New York

Babette Mangolte

BROADWAY 1602 | Uptown

For more than three decades filmmaker Babette Mangolte has documented, in still and moving images, the performances of artists and dancers, from her early chronicling of the work of Yvonne Rainer to her recording of Marina Abramović’s Seven Easy Pieces at the Solomon R. Guggenheim Museum in 2005. Considering that she is esteemed as a director of splintered, nonnarrative, highly subjective experimental films and of equally exploratory documentaries (about Robert Bresson’s 1959 film Pickpocket, for example), it is a wonder that this was Mangolte’s first US solo exhibition. Forty-five black-and-white photographs, most from the mid to late ’70s, inhabited a room, a hallway, and an office in this apartment gallery.

Yvonne Rainer, Cape Cod 1972, one of the earliest images in the show, is a head shot of the choreographer facing away from the camera. Rainer’s dark bob sways in a slight breeze, wisps of cloud scud across the sky, and a small patch of distant land is discernible over her right shoulder. It is a striking image that refuses to conform to the conventions of portraiture. The photograph was commissioned by the editors of Avalanche magazine, a bible of postminimalism and Conceptual art, for a cover story on the dancer, yet for reasons left unexplained was never used—an exclusion that resonates with Mangolte’s own marginalization in the canon of 1970s art. Hung nearby was a production still, titled Roof, 1974, from Mangolte’s film What Maisie Knew (1975) that reprises the pose. Here, Rainer stands, again facing away from the viewer, on a rooftop alongside seven other figures, who outline a rectangle as they face each other.

These are two among several photographs populated by legends of the downtown scene, from Philip Glass to Trisha Brown, Simone Forti to Robert Whitman. Richard Serra, crowned by an eccentric shock of hair, stares down the lens. Many images show bodies in motion across the clearing made by an audience hunkered on the floor; all the shots are gracefully composed and highly evocative of their milieus. Mangolte, whose photographs have often been included in museum surveys of performance art and dance, is here shown once again to have played a major role in determining how we visualize the period, her modest reputation as an artist in her own right notwithstanding.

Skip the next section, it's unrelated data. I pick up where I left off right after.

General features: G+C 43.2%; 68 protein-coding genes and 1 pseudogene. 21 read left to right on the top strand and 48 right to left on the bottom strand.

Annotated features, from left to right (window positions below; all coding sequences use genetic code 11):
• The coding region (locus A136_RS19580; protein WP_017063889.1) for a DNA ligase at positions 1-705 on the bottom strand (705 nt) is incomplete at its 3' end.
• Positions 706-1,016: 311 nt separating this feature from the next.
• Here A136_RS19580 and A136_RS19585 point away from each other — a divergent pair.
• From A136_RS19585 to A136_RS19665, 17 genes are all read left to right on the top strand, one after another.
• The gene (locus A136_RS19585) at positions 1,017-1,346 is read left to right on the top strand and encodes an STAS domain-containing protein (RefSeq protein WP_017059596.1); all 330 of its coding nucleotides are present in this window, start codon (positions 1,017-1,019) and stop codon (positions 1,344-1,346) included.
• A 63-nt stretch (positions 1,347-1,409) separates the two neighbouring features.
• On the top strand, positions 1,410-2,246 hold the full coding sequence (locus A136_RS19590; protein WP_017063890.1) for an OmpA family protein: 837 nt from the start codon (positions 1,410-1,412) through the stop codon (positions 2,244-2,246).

The exhibition also included “Composite Buildings,” 1978, a series of collages using multiple photographs depicting the same building or streetscape. These works, exhibited individually or in small groups, evidence Mangolte’s preoccupation with the artistic concerns prevalent in the late ’70s: seriality, logical permutation, documentary candor, the infrastructure of the urban environment, even metatextual commentary, as in a picture of “Composite Buildings” photographs scattered on the artist’s P.S. 1 studio floor. By seamlessly hinging two prints of a photo of one loft building; by running side by side minutely varied double portraits of the Western Union Building’s facade, sometimes creating an urban herringbone pattern; and by adjusting slightly the frame of her picture of some Canal Street buildings, Mangolte cleverly confuses positive and negative space, undermines the stolidity of the squat brick structures, and generally presents as strange that which is familiar.

As such, the appeal of these images is great, even without taking into consideration the nostalgia induced by looking at buildings that are no longer extant in a newly moneyed Tribeca. This cannily staged exhibition, presenting first a context in which to place the artist, then an introductory taste of her work, whetted the appetite for further material from this longtime downtown denizen.

Brian Sholis